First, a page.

Toshiba'swas an excellent laptop stuffed with potent nuggets of silicon that were easily capable of tackling demanding tasks and video games.
Toshiba has given it a refresh for 2012 with the X870-11Q, which packs the latest Intelchips and a spicy Nvidia GeForce GT670M graphics card, letting you play the latest games at the highest settings without much trouble.
My review model came with an Intel Core i7 processor, a whopping 16GB of RAM and will set you back £1,700.
Design and build quality
Like most of Toshiba's Qosmio range, the X870 is a chunky beast. It has to be, of course, as it's housing a gargantuan 17.3-inch screen. That should immediately extinguish any thoughts that this is the sort of laptop you'll be taking away on office trips or quickly whipping out on a train to send emails.
It measures 418mm wide and 272mm deep so it's not a machine that will sit comfortably in a shoulder bag. Find a suitable spot in your house and leave it there. Make sure your table's got good legs on it to support the not inconsiderable 3.4kg weight.
The whole chassis is wrapped in a metal/plastic alloy that's been given a deep steel-grey colour which, together with the red accents around the edge and under the lid, add up to a rather aggressive look. If you want a subtle-looking laptop for the office, this isn't going to be for you. But if angry styling gets you in the mood for some serious fragging, it's likely to be right up your proverbial.
It feels generally well put together, with only a touch of flex when you push down on the lid and the wrist rest. It clearly isn't something you're going to be carrying all over the place, where it could get knocked and bashed, but it's still good to know it could probably survive a tumble to the floor from the sofa.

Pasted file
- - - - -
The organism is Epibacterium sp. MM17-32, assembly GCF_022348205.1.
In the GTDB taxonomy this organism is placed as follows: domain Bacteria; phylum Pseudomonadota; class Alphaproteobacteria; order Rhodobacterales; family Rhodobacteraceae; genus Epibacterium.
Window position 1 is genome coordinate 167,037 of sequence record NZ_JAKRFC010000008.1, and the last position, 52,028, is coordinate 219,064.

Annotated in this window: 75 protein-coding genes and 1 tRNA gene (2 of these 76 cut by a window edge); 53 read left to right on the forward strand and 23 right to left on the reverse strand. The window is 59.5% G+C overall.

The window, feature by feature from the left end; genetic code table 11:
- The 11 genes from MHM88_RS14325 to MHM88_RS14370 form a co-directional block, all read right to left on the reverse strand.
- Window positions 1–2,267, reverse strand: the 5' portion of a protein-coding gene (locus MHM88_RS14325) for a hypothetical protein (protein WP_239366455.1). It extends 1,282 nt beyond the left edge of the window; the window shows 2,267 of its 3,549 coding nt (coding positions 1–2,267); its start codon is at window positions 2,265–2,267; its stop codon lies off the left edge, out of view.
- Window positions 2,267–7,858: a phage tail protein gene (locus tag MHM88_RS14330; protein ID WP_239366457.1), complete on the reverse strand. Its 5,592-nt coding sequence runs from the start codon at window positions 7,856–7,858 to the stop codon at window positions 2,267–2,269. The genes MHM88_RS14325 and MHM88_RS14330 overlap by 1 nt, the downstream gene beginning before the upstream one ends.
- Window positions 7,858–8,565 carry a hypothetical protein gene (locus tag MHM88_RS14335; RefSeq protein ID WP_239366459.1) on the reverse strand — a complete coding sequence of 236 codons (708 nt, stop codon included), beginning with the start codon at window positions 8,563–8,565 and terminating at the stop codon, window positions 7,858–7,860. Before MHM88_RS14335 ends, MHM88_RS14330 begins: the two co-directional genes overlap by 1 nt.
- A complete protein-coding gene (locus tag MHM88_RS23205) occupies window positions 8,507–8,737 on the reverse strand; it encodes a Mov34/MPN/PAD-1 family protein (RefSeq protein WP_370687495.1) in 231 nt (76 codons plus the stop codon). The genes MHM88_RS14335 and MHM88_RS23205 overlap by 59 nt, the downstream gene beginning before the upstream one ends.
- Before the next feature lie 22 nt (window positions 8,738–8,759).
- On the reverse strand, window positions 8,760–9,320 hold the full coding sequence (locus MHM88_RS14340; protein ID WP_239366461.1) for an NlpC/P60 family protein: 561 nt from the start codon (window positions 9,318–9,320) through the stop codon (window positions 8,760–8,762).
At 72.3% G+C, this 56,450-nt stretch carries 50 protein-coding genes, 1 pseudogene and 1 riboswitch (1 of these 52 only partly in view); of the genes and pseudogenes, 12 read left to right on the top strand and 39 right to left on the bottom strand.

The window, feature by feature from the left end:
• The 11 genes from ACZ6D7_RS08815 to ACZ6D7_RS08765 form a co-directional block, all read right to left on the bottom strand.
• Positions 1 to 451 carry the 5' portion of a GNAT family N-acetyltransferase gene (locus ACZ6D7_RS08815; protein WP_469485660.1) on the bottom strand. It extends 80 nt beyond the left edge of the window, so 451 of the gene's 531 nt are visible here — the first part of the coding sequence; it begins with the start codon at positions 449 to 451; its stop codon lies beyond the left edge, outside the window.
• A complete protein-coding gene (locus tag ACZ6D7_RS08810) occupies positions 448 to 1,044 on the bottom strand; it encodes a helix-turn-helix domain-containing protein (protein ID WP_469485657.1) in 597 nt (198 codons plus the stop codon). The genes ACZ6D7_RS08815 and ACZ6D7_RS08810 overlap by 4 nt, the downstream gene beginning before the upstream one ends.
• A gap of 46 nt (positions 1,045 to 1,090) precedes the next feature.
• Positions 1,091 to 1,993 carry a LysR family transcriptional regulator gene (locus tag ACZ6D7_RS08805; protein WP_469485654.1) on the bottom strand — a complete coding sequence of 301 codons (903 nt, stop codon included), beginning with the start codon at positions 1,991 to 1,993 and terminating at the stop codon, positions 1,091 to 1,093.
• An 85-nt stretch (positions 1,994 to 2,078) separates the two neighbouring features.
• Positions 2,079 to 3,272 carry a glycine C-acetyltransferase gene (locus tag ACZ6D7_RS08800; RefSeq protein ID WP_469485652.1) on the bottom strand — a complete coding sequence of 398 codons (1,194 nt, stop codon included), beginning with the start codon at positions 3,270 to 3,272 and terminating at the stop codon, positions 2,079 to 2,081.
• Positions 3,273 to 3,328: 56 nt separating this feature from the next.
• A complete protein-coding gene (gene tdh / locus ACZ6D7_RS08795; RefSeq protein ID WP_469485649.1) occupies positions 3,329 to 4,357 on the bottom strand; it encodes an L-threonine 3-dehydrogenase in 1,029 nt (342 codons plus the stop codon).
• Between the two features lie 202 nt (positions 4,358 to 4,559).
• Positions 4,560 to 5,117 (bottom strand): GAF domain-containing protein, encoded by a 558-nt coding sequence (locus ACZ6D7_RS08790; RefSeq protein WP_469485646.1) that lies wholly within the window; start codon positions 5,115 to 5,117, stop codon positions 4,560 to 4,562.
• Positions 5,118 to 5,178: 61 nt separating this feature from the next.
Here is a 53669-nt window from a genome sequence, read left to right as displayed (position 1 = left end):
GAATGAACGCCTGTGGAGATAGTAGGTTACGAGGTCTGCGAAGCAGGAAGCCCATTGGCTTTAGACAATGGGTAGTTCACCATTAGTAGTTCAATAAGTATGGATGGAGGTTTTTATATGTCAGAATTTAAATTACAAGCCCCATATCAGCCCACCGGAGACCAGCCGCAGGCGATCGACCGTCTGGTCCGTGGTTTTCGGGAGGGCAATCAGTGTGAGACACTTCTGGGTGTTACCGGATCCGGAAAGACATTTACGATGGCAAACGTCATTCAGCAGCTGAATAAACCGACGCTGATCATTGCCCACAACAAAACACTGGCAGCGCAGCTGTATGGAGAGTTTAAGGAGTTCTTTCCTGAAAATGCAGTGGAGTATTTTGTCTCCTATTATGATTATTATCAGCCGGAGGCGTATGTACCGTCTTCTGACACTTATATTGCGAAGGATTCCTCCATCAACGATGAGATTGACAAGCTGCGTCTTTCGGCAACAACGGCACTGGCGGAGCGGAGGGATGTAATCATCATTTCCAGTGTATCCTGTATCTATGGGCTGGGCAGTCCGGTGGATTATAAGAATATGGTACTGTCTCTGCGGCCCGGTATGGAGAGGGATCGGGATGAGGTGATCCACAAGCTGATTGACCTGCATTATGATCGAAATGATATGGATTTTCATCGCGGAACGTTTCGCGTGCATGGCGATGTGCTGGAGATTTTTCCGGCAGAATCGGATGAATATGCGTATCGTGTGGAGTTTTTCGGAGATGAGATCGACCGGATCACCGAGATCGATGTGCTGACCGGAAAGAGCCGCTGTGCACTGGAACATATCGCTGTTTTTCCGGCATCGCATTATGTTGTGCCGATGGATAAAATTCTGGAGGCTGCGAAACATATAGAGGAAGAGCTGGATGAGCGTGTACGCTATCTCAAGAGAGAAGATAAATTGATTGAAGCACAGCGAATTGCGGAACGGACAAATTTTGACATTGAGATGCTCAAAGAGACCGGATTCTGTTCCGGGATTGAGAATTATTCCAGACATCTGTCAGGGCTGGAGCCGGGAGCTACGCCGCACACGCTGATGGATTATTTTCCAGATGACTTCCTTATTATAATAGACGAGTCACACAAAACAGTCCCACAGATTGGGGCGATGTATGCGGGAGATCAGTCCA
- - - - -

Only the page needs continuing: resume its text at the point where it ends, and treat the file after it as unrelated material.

The massive size and weight helps it sit firmly on your desk, making it comfortable for working on those marketing reports for hours on end, or more likely, playing Battlefield 3 into the early hours.
Around the edges you'll find four USB 3.0 ports, HDMI out, VGA out, headphone and microphone jacks, an Ethernet port and a Blu-ray drive. There's also a 1TB hard disk drive inside for storing movies and games and a fast 128GB solid state drive that should keep start-up times speedy.
Keyboard and trackpad
Under the lid you'll find what seems to be Toshiba's standard laptop keyboard -- it's the same one it dumps on nearly all of its machines. That's sadly not a positive thing as the plain square keys and unappealing font detract somewhat from its style. The look of the keyboard might not be the biggest of issues, but when you're paying £1,700 for a laptop, you'd be right to be a little picky about aesthetics.
The keys offer a fairly standard typing experience. If I was really nitpicking, I'd say they're perhaps a little too easy to press, which led to some inaccuracies at first, but I quickly got used to the feel and I've certainly used worse keyboards.
The trackpad is a much better experience all round. For starters, it's huge, and doesn't have separate buttons, meaning all the space can be used for sliding your finger around. It's also pretty responsive, which makes quick cursor work in web browsing that much easier.
Of course, if you plan on doing a lot of browsing and office work on this thing, you'd still find your hands thanking you for a proper external mouse, but it's adequate. It has a pleasant matte texture to it that lets your finger glide across without any awkward sticking.
The screen is arguably one of the shining lights of the X870, not least because it's so big. It measures 17.3 inches corner to corner, making it a good size for movies and games.
It's also packing a Full HD resolution of 1,920x1,080 pixels so you can enjoy shiny new shoot-em-ups or Blu-ray discs at the optimum quality. If the 17-inch display doesn't quite cut it, you can always output your video to a TV using the HDMI port. But 17 inches is still a great size for catching up on the latest flicks in your bedroom or tackling gaming on the sofa.
Toshiba has a good track record of producing high-quality screens for its laptops and that's still the case with the X870. It's bold, bright and has great black levels, giving video and photos a 'pop' that movie buffs will particularly appreciate. I loaded up my Blu-ray copy of Art of Flight (which, as I've said before, is the best piece of film-making ever achieved by man), and it displayed extremely well, with crisp snow, bold colours and great contrast.